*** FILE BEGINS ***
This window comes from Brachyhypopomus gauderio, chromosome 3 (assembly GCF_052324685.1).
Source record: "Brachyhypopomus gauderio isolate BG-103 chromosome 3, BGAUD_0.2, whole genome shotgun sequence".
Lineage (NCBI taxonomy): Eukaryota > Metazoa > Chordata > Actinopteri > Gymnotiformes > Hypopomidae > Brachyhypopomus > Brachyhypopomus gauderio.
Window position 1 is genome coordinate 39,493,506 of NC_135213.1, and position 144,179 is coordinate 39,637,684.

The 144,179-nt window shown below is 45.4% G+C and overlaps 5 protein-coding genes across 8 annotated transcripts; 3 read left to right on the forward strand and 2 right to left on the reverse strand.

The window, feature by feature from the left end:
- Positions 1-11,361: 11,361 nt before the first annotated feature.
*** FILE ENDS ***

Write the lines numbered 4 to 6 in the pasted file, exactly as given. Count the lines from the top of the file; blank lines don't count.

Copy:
Window position 1 is genome coordinate 39,493,506 of NC_135213.1, and position 144,179 is coordinate 39,637,684.

The 144,179-nt window shown below is 45.4% G+C and overlaps 5 protein-coding genes across 8 annotated transcripts; 3 read left to right on the forward strand and 2 right to left on the reverse strand.

The window, feature by feature from the left end: